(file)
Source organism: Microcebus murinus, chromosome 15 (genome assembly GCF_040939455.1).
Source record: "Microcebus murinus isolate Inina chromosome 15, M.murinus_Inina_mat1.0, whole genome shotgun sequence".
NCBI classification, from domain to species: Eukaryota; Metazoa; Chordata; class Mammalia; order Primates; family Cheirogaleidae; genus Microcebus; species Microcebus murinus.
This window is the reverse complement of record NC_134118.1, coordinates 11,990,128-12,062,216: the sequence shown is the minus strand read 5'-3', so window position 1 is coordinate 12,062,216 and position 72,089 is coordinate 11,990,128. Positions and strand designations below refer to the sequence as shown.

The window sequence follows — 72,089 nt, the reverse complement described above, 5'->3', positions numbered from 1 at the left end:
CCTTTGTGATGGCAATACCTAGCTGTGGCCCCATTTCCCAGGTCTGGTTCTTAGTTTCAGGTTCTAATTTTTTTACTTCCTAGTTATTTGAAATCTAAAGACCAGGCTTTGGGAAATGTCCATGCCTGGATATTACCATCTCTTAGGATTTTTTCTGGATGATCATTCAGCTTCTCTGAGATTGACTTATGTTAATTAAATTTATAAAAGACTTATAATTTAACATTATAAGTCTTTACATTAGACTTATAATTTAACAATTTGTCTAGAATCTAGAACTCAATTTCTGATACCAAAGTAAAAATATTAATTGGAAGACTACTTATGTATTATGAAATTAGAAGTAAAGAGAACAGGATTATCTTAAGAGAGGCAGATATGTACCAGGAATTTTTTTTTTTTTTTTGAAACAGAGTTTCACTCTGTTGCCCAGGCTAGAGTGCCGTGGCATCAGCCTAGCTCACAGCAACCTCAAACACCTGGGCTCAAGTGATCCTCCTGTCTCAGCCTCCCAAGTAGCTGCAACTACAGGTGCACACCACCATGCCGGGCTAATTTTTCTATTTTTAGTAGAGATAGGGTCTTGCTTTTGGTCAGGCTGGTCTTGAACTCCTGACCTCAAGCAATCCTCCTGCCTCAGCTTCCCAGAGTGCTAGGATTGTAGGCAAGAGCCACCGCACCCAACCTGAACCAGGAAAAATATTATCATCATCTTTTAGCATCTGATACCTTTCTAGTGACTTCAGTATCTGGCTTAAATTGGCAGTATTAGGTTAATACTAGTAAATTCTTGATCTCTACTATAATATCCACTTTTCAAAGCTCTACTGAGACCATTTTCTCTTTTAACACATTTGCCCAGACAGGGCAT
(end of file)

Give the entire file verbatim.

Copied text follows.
Source organism: Microcebus murinus, chromosome 15 (genome assembly GCF_040939455.1).
Source record: "Microcebus murinus isolate Inina chromosome 15, M.murinus_Inina_mat1.0, whole genome shotgun sequence".
NCBI classification, from domain to species: Eukaryota; Metazoa; Chordata; class Mammalia; order Primates; family Cheirogaleidae; genus Microcebus; species Microcebus murinus.
This window is the reverse complement of record NC_134118.1, coordinates 11,990,128-12,062,216: the sequence shown is the minus strand read 5'-3', so window position 1 is coordinate 12,062,216 and position 72,089 is coordinate 11,990,128. Positions and strand designations below refer to the sequence as shown.

The window sequence follows — 72,089 nt, the reverse complement described above, 5'->3', positions numbered from 1 at the left end:
CCTTTGTGATGGCAATACCTAGCTGTGGCCCCATTTCCCAGGTCTGGTTCTTAGTTTCAGGTTCTAATTTTTTTACTTCCTAGTTATTTGAAATCTAAAGACCAGGCTTTGGGAAATGTCCATGCCTGGATATTACCATCTCTTAGGATTTTTTCTGGATGATCATTCAGCTTCTCTGAGATTGACTTATGTTAATTAAATTTATAAAAGACTTATAATTTAACATTATAAGTCTTTACATTAGACTTATAATTTAACAATTTGTCTAGAATCTAGAACTCAATTTCTGATACCAAAGTAAAAATATTAATTGGAAGACTACTTATGTATTATGAAATTAGAAGTAAAGAGAACAGGATTATCTTAAGAGAGGCAGATATGTACCAGGAATTTTTTTTTTTTTTTTGAAACAGAGTTTCACTCTGTTGCCCAGGCTAGAGTGCCGTGGCATCAGCCTAGCTCACAGCAACCTCAAACACCTGGGCTCAAGTGATCCTCCTGTCTCAGCCTCCCAAGTAGCTGCAACTACAGGTGCACACCACCATGCCGGGCTAATTTTTCTATTTTTAGTAGAGATAGGGTCTTGCTTTTGGTCAGGCTGGTCTTGAACTCCTGACCTCAAGCAATCCTCCTGCCTCAGCTTCCCAGAGTGCTAGGATTGTAGGCAAGAGCCACCGCACCCAACCTGAACCAGGAAAAATATTATCATCATCTTTTAGCATCTGATACCTTTCTAGTGACTTCAGTATCTGGCTTAAATTGGCAGTATTAGGTTAATACTAGTAAATTCTTGATCTCTACTATAATATCCACTTTTCAAAGCTCTACTGAGACCATTTTCTCTTTTAACACATTTGCCCAGACAGGGCAT